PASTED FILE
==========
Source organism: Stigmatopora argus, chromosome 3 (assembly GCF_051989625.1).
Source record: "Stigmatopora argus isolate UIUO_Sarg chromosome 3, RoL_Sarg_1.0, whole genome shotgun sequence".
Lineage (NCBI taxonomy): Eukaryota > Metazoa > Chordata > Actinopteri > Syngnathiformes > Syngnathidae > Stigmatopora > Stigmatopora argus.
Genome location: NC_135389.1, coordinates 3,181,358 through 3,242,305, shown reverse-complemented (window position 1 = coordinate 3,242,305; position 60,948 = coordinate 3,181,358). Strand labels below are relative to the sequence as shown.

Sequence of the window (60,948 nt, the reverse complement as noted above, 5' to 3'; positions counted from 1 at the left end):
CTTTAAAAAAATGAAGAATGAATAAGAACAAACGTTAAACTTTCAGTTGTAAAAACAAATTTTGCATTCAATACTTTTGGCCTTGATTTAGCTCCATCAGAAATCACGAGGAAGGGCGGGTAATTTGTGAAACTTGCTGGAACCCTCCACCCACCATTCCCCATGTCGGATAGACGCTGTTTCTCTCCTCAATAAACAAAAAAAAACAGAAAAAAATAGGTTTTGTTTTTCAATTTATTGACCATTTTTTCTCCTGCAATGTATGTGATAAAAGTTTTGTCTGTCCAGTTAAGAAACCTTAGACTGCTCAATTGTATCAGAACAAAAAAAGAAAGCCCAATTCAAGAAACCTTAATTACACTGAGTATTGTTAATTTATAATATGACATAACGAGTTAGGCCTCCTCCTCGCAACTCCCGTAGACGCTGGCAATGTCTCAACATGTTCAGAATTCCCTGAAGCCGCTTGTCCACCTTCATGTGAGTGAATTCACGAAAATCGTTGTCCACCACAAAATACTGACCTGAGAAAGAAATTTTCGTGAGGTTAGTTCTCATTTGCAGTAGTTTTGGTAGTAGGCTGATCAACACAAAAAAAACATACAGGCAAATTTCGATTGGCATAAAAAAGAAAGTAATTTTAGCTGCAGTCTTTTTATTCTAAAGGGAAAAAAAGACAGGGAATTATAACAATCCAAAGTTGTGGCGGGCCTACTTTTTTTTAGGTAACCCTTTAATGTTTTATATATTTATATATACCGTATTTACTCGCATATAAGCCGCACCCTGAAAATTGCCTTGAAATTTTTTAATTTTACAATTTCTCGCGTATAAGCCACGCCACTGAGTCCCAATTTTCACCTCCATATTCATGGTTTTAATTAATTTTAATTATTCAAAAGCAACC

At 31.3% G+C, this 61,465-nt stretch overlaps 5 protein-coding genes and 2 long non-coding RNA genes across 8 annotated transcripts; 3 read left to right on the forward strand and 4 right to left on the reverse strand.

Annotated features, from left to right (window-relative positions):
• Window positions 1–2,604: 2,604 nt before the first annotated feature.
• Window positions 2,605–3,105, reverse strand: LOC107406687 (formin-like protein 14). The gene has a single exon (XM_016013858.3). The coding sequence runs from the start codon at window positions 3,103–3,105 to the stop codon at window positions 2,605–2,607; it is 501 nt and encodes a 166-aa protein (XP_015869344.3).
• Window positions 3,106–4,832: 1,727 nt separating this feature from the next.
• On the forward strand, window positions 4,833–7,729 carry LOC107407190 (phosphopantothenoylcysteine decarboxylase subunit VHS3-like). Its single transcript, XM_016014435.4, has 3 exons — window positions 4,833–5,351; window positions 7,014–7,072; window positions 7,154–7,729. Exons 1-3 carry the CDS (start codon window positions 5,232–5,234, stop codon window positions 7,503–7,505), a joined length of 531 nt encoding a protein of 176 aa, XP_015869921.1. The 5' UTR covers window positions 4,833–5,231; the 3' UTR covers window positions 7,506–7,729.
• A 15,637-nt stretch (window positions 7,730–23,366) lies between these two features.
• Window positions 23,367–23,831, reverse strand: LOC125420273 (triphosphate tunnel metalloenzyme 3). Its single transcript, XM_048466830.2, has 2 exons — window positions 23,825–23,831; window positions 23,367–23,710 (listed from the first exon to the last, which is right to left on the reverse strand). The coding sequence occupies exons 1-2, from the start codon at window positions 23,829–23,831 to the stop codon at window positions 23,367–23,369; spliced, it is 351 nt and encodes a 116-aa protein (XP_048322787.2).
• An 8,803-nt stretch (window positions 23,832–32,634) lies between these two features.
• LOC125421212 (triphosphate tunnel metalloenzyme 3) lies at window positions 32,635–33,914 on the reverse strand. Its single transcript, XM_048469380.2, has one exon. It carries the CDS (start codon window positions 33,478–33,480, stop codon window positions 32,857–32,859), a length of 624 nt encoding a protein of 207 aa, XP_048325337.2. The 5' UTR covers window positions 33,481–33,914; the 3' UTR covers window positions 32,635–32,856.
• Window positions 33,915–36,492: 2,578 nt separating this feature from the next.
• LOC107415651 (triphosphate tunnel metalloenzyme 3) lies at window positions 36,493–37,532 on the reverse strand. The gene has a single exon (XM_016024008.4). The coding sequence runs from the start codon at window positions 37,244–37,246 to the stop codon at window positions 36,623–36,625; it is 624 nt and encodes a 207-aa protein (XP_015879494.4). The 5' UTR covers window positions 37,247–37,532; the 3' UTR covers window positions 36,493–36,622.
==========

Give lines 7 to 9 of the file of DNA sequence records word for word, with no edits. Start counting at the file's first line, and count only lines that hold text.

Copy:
At 31.3% G+C, this 61,465-nt stretch overlaps 5 protein-coding genes and 2 long non-coding RNA genes across 8 annotated transcripts; 3 read left to right on the forward strand and 4 right to left on the reverse strand.

Annotated features, from left to right (window-relative positions):
• Window positions 1–2,604: 2,604 nt before the first annotated feature.